The fan nuisance we were subjected to was nothing like as nasty as the horrible things that were done to you two but it was bad enough that we could get nothing else done during the weeks it went on and utterly spoiled what should have been a pleasant, happy winter. But it resulted in a decision which has made our life much pleasanter already and which I expect to have increasingly good effects throughout all the years ahead. We have cut off all contact with organized fandom….I regret that we will miss meeting some worthwhile people in the future as a result of this decision. But the percentage of poisonous jerks in the ranks of fans makes the price too high; we’ll find our friends elsewhere.
Fortunately, not all their fan contacts were so unpleasant.
You know, I’ve never been a Heinlein fan either, but this takes my non-fandom to new depths. Guess they never cared how pleasant the winter of the kids would be. Patterson’s a piece of work, too.
For context, Mark D. Eddy adds:
For context, though, Heinlein had already had a series of negative experiences with fans and conventions (including a fan who was harassing friends and family to try to write an unauthorized biography for a publisher Heinlein wouldn’t write for), and was already distancing himself from the “poisonous jerks” — so all he apparently knew about the situation was filtered through MZB, who was hardly an uninterested party.
Which is a fair point. While it’s always good to get as much of both sides of the story as possible, there’s a real human failing believing the predator’s side of the story. (See also: STK’s comment on the deirdre.net version of this entry.)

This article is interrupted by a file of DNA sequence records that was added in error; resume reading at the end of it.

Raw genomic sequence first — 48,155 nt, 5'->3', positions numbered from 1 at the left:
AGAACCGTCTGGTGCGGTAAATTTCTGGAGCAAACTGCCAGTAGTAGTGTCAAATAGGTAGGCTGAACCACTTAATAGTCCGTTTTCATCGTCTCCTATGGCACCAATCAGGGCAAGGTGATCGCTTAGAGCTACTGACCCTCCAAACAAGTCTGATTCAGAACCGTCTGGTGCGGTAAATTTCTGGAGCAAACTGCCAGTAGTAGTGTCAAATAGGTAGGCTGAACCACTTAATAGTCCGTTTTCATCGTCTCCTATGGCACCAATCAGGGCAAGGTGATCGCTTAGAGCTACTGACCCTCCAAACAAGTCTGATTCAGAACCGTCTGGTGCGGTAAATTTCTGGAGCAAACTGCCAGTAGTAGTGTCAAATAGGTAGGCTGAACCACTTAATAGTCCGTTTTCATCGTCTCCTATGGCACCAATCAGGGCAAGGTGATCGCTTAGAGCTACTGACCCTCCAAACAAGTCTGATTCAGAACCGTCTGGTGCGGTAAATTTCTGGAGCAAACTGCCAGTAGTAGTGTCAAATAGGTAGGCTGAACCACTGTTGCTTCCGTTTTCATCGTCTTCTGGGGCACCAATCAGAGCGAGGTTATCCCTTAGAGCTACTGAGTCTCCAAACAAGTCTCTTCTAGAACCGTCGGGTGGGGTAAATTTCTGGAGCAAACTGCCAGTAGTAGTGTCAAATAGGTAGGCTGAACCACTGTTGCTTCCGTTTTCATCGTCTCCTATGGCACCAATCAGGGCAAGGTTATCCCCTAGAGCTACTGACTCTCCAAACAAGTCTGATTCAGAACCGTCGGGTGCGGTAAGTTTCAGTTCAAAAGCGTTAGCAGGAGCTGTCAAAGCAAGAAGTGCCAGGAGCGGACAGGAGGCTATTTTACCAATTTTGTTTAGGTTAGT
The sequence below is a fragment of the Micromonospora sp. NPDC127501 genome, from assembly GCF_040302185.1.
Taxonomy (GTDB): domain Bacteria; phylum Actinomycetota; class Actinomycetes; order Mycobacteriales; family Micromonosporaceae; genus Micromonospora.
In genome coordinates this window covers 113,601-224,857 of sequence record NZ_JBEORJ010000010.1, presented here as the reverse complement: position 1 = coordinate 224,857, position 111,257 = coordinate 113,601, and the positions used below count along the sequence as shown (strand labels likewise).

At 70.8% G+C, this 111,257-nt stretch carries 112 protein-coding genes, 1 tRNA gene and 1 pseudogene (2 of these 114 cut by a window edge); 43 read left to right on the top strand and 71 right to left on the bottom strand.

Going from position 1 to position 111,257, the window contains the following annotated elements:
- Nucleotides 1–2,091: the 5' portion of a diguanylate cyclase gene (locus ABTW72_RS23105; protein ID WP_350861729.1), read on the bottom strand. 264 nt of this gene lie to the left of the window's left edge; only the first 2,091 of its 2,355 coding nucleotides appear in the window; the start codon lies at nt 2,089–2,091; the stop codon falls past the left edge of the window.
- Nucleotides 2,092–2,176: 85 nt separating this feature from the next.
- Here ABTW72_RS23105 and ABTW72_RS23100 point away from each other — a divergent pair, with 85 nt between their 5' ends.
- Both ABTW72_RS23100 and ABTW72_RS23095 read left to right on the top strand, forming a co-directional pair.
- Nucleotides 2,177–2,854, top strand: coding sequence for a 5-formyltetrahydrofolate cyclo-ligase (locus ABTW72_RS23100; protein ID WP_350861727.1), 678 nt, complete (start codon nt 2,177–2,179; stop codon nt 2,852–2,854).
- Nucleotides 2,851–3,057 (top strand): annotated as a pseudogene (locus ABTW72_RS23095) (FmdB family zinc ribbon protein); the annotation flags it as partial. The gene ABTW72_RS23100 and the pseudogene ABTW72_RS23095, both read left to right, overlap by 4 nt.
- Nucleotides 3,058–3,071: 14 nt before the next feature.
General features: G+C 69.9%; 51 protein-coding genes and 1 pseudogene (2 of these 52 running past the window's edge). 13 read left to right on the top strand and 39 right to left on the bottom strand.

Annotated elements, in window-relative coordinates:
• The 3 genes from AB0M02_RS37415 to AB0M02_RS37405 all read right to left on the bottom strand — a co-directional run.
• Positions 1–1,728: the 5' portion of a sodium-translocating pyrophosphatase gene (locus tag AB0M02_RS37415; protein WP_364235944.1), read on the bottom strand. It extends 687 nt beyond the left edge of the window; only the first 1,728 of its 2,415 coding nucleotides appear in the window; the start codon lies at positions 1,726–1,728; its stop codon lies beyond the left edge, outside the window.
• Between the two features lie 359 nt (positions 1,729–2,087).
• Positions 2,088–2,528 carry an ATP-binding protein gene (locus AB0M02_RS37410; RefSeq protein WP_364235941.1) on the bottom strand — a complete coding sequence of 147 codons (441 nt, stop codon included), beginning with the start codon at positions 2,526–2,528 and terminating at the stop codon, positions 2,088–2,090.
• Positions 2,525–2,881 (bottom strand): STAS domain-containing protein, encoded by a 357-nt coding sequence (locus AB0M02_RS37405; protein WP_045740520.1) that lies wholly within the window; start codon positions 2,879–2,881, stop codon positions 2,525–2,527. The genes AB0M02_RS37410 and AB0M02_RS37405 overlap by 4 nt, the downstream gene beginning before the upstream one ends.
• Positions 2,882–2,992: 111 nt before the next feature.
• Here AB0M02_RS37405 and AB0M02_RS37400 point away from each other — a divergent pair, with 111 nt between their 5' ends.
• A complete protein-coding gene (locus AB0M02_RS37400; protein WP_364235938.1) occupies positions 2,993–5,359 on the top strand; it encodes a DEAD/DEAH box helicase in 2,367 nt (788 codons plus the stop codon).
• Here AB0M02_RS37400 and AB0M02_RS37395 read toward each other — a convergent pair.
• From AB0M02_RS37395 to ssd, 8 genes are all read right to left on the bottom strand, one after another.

Hat tip: RPG.net commenter The Scribbler.
Note: I’m also tagging all of the posts with the breendoggle tag to make it easier to find in the future.
Also: When asked, Can this be true? The MZB click thrus are upsetting., Deborah J. Ross, author of many books set in Marion Zimmer Bradley’s Darkover universe, replied, Only half the story is being told. Please be careful about believing sensationalist rumors online.
Note: I’ve edited out a couple of paragraphs from the original post as Deborah has apologized for her ill-considered tweet.
In light of that apology, I’ve deleted my unnecessarily harsh snark but am leaving the context above intact.
Most of you reading this will have no idea who Jackie Barbosa is. Nor who her son is.
Jackie’s a romance writer. Last week, her teenage son was driving to school and struck by an oncoming car. Dear Author mention is here, including link to a fundraiser.
I don’t know Jackie, but I do know what it’s like to have a husband suddenly die, and it really and truly sucks.
So, what I’m asking: here’s her booklist. If any of those are your cuppa, consider reading a sample and see if it’s something you want to buy and read the rest of. If you know other people who might like her work, consider telling them about her stuff.
She has a blog about publishing matters (she is a hybrid author, meaning both published traditionally and self-published). You might wish to read that. Like, for example, this post about metadata ownership concerns in publishing contracts. So, even if you don’t care about the romance genre, if you write, there may be something of interest to you in there. Maybe even if you don’t write.
From my own experience and that of others I’ve known in grief support groups since my first husband’s death, it’s going to take 1-1/2 to 2-1/2 years to be fully productive again. I don’t know how many of you read the linked Esquire article in my recent MH 370 blog post, but part of what was disturbing about it for me was how the article really communicated how differently people grieve and how that can drive a wedge between family members when someone dies. And in the case of that article, between parents who’d lost a child.
I wish her (and her family) the best.
Update: Kensington has put one of her books on sale until 4/1. Link has details.
Last night, Rick and I went to Borderlands Books for the launch of Seanan McGuire’s book One Salt Sea.
Now, it’s not just a reading, it’s an event. We stayed for two of the three musical sets plus the Q&A session. Sadly, by that time, we were hungry, so we left before the actual reading part of the evening.
It was awesome fun. If you get the chance to see one of these events of Seanan’s just go.